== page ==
Well, the substance was ignored largely because it completely lacked any substance. Really. Gore's speech was nothing more than a rehash of what liberals having been saying now for months. It's all about what we shouldn't be doing, but doesn't say a word about what we should be doing. No ideas. No alternatives. Just a bunch of crowing about President Bush and what a bad boy he has been. However, if Alex wants a damning rebuttal to all of that 'substance' he can go and read what Virginia Postrel had to say about it.

Postrel did address the speech seriously and even made some good points. Stephen Green also took a shot - on the rocks, presumably. Both made incorrect criticisms, but that's another post, and I'll try to get to it later.

I also disagreed with Kelly's assertion that the Taliban has been destroyed. Jay replied:

Alex Frantz must be leaving on a different planet than you or I. The Taliban hasn't been destroyed? What did I miss? If it is false to say the Taliban has not been destroyed perhaps Frantz could point to a single source that would support his claim. Al Gore doesn't either. They don't because it's made up crap.

You want sources that the Taliban still exists? How about this, this, this, this, this, and this?
Frantz then goes on to support Al Gore's ridiculous statement that "The vast majority of those who sponsored, planned and implemented the cold blooded murder of more than 3,000 Americans are still at large, still neither located nor apprehended, much less punished and neutralized" by pointing to a list put put by the FBI last October 10. Problem is, Frantz then goes on and contradicts his own conclusion by saying, "While it is true that most of those on this list were probably not directly involved in 9/11, this is the government's own list of the most critical and dangerous Al Qaeda activists..." Hello McFly!! If that is indeed true, than what Gore said isn't!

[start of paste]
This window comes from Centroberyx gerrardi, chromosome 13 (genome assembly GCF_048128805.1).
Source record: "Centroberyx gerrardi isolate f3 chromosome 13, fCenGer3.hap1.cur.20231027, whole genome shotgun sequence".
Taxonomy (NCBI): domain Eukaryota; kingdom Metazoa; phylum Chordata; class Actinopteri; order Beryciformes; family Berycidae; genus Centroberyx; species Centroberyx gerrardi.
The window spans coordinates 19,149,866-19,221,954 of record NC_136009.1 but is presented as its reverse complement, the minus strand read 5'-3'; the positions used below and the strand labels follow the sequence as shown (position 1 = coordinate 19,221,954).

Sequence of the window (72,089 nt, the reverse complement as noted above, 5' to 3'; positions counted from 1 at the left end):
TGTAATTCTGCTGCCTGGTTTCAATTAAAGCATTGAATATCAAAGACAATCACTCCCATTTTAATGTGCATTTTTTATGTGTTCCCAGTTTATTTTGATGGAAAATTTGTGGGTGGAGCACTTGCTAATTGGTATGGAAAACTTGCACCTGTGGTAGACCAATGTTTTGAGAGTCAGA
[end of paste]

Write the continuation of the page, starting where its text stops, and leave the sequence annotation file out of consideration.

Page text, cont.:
The essential problem with Jay's critique is that nobody knows how many people other than the terrorists who directly carried out the attacks had some involvement in 9/11. There might have been a handful of people, or hundreds. And a lot depends on who you count as involved - would you count all al Qaeda people who contacted or trained the terrorists, even those who didn't know what their mission was?

So we don't have any credible list of who was involved, or any real idea of how long such a list might be. And besides, it's irrelevant - we're at war with all of Al Qaeda, not just those personnel directly involved in 9/11. So I used the government's own list of the most wanted Al Qaeda terrorists, although I don't know how many had direct involvement, and probably the CIA doesn't either.

Incidentally, Jay's last sentence quoted above asserts that the fact that most of those on the list were not directly involved proves that most of those who were have been caught, a basic error in logic.

Jay also points out, correctly, that Gore (and I) misquoted Andrew Card. What Gore said, and I quoted, was "From an advertising point of view, you don't launch a new product line until after Labor Day." What Card really said was, "From a marketing point of view, you don't introduce new products in August." Mickey Kaus has, as Jay points out, convinced himself that this is a major difference. He doesn't convince me. His argument might be more persuasive if he didn't make the assumption, without any factual foundation, that Gore deliberately rewrote the quotation to make it worse. He could also have done without the absurd conclusion that the New Republic, having criticized the speech, should now apologize for having ever printed pro-Gore articles. (And incidentally, if he's planning to get excitable about minor dating carelessness, he shouldn't have posts dated "Wednesday, September 26, 2002 ".)